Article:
12. Jean Renoir’s Rules of the Game. The son of an Impressionist painter provoked outrage among the French bourgeois with the release of this fascinating look at class and society. Ambitious in scope, yet intimate in execution, this is a quietly devastating social commentary as relevant today as it was on release in 1939.

11. Ingmar Bergman’s The Seventh Seal. The picture that introduced Americans to the notion of art-house cinema is practically redolent with symbolic imagery. Max von Sydow famously plays a game of chess with Death, but oh, there’s so much more.

10. Henri Clouzot’s The Wages of Fear. This sordid tale of four desperate men transporting nitroglycerin through the South American jungle may be the most suspenseful film ever made. It’s also one of the mostly sharply drawn portraits of the toll taken by American Imperialism on people who have no choice but to deal with the (lousy) hand of cards they are dealt.

9. Lindsay Anderson’s O Lucky Man! This supremely surreal allegory follows the rise, fall and redemption of one Mick Travis, coffee salesman (Malcolm McDowell), as he wrestles with greed, avarice and ambition. With the radiant Helen Mirren and keyboardist Alan Price, whose songs serve as a sort of Greek Chorus, commenting on the strange meanderings of the plot in this fantastic film.

8. Godfrey Reggio’s Koyaanisqatsi. The title is a Hopi Indian word meaning “life out of balance.” The picture is a highly stylized exploration of beautiful landscapes juxtaposed against the horrors of an urban existence. This provocative, mind-expanding and deeply disturbing film is perhaps more relevant today than it was on its release in 1983. Features the ultimate use of music by minimalist composer Philip Glass.

7. Michael Cimino’s The Deer Hunter. Three friends go to Vietnam out of a sense of misplaced patriotic duty that lingers even after two of them return. Cimino paints a rich, vivid portrait of working-class life and simple American values, where no one questions government policy and the query of “why?” is always answered with “because.” Stunning. Heartbreaking. Unforgettable. The scene in the POW camp may deliver the 15 most unbearably tense minutes yet committed to film.

6. Charlie Chaplin’s City Lights. A masterpiece of pantomime and poignancy, with a heart-rending final scene. The Little Tramp contemplates economic struggle and saves a blind girl. Dare you not to cry.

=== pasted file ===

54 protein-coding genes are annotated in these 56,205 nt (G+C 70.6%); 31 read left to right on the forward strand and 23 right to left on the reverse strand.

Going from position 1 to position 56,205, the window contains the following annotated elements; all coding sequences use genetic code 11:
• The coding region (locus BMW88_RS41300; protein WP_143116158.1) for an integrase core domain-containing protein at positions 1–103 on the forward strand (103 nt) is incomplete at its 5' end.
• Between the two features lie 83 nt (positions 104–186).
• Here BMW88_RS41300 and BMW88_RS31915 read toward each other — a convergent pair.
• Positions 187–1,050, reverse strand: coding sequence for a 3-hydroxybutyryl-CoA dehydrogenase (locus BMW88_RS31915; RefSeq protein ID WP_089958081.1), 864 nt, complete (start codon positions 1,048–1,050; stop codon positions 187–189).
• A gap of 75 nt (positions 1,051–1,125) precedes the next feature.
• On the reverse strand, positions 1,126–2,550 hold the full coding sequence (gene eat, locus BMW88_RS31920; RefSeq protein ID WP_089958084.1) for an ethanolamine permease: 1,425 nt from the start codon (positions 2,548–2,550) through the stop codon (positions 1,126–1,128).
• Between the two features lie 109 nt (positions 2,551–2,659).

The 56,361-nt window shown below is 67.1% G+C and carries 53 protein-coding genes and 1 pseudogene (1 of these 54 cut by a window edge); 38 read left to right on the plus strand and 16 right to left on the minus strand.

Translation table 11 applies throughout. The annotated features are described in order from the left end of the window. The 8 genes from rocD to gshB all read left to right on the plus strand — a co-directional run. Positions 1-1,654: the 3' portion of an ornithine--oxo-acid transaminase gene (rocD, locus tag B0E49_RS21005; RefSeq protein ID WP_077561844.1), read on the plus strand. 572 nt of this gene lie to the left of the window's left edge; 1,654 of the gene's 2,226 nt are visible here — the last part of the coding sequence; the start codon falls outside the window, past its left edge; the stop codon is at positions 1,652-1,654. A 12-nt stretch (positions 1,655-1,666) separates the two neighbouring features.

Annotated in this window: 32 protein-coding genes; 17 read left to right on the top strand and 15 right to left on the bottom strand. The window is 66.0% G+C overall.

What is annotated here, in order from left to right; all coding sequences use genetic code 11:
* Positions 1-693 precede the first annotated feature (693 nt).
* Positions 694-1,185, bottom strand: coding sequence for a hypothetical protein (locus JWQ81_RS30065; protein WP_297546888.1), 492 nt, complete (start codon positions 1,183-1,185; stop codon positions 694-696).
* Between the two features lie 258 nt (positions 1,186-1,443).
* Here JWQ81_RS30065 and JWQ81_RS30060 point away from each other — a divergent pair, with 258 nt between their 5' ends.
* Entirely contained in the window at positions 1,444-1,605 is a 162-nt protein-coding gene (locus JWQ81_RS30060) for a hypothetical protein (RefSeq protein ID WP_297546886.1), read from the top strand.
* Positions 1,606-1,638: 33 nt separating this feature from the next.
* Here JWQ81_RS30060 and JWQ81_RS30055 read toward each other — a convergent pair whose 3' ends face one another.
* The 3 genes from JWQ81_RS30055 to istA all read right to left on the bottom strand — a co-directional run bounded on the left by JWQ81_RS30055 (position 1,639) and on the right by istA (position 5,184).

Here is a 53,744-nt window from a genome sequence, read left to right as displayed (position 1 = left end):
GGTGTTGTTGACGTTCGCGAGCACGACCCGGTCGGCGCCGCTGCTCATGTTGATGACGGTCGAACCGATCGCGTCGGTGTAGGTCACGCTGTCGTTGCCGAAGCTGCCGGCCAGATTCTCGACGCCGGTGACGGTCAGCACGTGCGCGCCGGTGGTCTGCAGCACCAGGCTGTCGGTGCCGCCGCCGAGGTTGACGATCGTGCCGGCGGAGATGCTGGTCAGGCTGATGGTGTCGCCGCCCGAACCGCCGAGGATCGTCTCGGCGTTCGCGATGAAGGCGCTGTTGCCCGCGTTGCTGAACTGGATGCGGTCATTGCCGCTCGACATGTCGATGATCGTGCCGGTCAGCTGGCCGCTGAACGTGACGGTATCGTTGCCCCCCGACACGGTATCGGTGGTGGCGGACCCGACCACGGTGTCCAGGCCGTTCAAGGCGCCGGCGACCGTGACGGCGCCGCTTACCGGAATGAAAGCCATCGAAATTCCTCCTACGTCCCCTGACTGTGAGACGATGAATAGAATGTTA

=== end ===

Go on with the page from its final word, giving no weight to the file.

5. Akira Kurosawa’s Seven Samurai. One of the greatest of all action films, all the more so because it is driven by character first and mayhem second. We care about what happens to these warriors and the villagers they are paid to protect. Get the Criterion edition.

4. Martin Scorsese’s Raging Bull. De Niro’s greatest performance. A mesmerizing and tragic character study of a life twisted inside-out and left hollow by sadomasochism. It’s also a boxing picture for people who hate movies about boxing.

3. Milos Foreman’s One Flew Over the Cuckoo’s Nest. Individuality and iconoclasm clash with bureaucratic authority in this deceptively simple morality play set inside an Oregon asylum for the insane. As the unyielding Nurse Ratched, Louise Fletcher creates one of the most vile and ultimately dangerous characters in cinema history.

2. Stanley Kubrick’s A Clockwork Orange. Greatest cinematic satire of all time. This film will tell you everything you need to know about political power, class struggles and the disingenuous maneuverings behind government policy, with a spot-on examination of the human condition. “I’m singin’ in the rain….”

And the greatest film of all?

Alfred Hitchcock’s North by Northwest. One of the most purely enjoyable pictures ever made, this is a movie constructed like magic on a foundation of nothing. The plot collapses under close scrutiny, but why would you bother? It’s all such glorious fun. Cary Grant plays Cary Grant. James Mason embodies suave villainy. Eva Marie Saint is the woman they both want. Classic set pieces include the crop-dusting biplane chase and the desperate climb acrosss the faces of Mt. Rushmore to a literal cliff-hanger climax. The picture contains everything a movie lover could ask of the cinema, with the greatest double-entendre closing shot in the entire Hitchcock oeuvre.

Cinema Uprising copyright (c) 2010 by Steve Evans. All rights reserved.